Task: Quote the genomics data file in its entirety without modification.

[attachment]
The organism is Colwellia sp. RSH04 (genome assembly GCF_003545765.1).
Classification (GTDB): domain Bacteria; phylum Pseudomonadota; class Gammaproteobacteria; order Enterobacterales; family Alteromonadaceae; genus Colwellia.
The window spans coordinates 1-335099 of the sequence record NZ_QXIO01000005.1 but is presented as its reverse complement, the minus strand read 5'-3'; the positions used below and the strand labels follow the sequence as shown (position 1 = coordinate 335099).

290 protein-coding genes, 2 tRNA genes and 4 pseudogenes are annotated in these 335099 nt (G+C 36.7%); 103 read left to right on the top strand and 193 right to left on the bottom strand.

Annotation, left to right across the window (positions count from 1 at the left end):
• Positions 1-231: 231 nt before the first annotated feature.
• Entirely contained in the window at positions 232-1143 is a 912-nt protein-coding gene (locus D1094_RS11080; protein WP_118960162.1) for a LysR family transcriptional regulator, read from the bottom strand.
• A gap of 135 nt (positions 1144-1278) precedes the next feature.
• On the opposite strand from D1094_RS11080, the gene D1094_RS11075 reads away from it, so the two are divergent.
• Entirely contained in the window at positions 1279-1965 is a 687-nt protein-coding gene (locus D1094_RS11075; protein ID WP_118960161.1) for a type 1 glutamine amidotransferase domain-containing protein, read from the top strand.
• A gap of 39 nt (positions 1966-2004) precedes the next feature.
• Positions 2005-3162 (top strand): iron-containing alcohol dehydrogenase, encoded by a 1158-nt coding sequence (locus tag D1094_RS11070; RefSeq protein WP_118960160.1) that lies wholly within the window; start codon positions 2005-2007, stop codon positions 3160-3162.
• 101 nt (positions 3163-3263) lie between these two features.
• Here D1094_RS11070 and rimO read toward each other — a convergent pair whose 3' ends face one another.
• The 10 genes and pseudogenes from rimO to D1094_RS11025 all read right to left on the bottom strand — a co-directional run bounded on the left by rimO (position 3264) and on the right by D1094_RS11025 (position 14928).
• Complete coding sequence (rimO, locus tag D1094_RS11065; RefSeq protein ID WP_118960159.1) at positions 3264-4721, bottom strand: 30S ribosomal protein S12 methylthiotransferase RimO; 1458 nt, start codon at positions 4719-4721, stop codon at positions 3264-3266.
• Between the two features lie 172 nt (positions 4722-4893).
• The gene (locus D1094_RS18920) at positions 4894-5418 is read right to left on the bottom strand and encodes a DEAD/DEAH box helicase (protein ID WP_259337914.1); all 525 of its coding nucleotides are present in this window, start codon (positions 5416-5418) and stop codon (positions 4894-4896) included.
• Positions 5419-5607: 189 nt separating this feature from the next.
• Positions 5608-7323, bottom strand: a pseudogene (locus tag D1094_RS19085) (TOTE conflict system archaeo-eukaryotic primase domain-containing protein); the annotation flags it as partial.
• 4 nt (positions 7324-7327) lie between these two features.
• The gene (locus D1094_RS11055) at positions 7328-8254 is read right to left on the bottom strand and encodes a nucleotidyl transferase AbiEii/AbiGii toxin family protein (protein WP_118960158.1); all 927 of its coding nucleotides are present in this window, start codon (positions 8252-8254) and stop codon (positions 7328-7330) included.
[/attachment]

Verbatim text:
The organism is Colwellia sp. RSH04 (genome assembly GCF_003545765.1).
Classification (GTDB): domain Bacteria; phylum Pseudomonadota; class Gammaproteobacteria; order Enterobacterales; family Alteromonadaceae; genus Colwellia.
The window spans coordinates 1-335099 of the sequence record NZ_QXIO01000005.1 but is presented as its reverse complement, the minus strand read 5'-3'; the positions used below and the strand labels follow the sequence as shown (position 1 = coordinate 335099).

290 protein-coding genes, 2 tRNA genes and 4 pseudogenes are annotated in these 335099 nt (G+C 36.7%); 103 read left to right on the top strand and 193 right to left on the bottom strand.

Annotation, left to right across the window (positions count from 1 at the left end):
• Positions 1-231: 231 nt before the first annotated feature.
• Entirely contained in the window at positions 232-1143 is a 912-nt protein-coding gene (locus D1094_RS11080; protein WP_118960162.1) for a LysR family transcriptional regulator, read from the bottom strand.
• A gap of 135 nt (positions 1144-1278) precedes the next feature.
• On the opposite strand from D1094_RS11080, the gene D1094_RS11075 reads away from it, so the two are divergent.
• Entirely contained in the window at positions 1279-1965 is a 687-nt protein-coding gene (locus D1094_RS11075; protein ID WP_118960161.1) for a type 1 glutamine amidotransferase domain-containing protein, read from the top strand.
• A gap of 39 nt (positions 1966-2004) precedes the next feature.
• Positions 2005-3162 (top strand): iron-containing alcohol dehydrogenase, encoded by a 1158-nt coding sequence (locus tag D1094_RS11070; RefSeq protein WP_118960160.1) that lies wholly within the window; start codon positions 2005-2007, stop codon positions 3160-3162.
• 101 nt (positions 3163-3263) lie between these two features.
• Here D1094_RS11070 and rimO read toward each other — a convergent pair whose 3' ends face one another.
• The 10 genes and pseudogenes from rimO to D1094_RS11025 all read right to left on the bottom strand — a co-directional run bounded on the left by rimO (position 3264) and on the right by D1094_RS11025 (position 14928).
• Complete coding sequence (rimO, locus tag D1094_RS11065; RefSeq protein ID WP_118960159.1) at positions 3264-4721, bottom strand: 30S ribosomal protein S12 methylthiotransferase RimO; 1458 nt, start codon at positions 4719-4721, stop codon at positions 3264-3266.
• Between the two features lie 172 nt (positions 4722-4893).
• The gene (locus D1094_RS18920) at positions 4894-5418 is read right to left on the bottom strand and encodes a DEAD/DEAH box helicase (protein ID WP_259337914.1); all 525 of its coding nucleotides are present in this window, start codon (positions 5416-5418) and stop codon (positions 4894-4896) included.
• Positions 5419-5607: 189 nt separating this feature from the next.
• Positions 5608-7323, bottom strand: a pseudogene (locus tag D1094_RS19085) (TOTE conflict system archaeo-eukaryotic primase domain-containing protein); the annotation flags it as partial.
• 4 nt (positions 7324-7327) lie between these two features.
• The gene (locus D1094_RS11055) at positions 7328-8254 is read right to left on the bottom strand and encodes a nucleotidyl transferase AbiEii/AbiGii toxin family protein (protein WP_118960158.1); all 927 of its coding nucleotides are present in this window, start codon (positions 8252-8254) and stop codon (positions 7328-7330) included.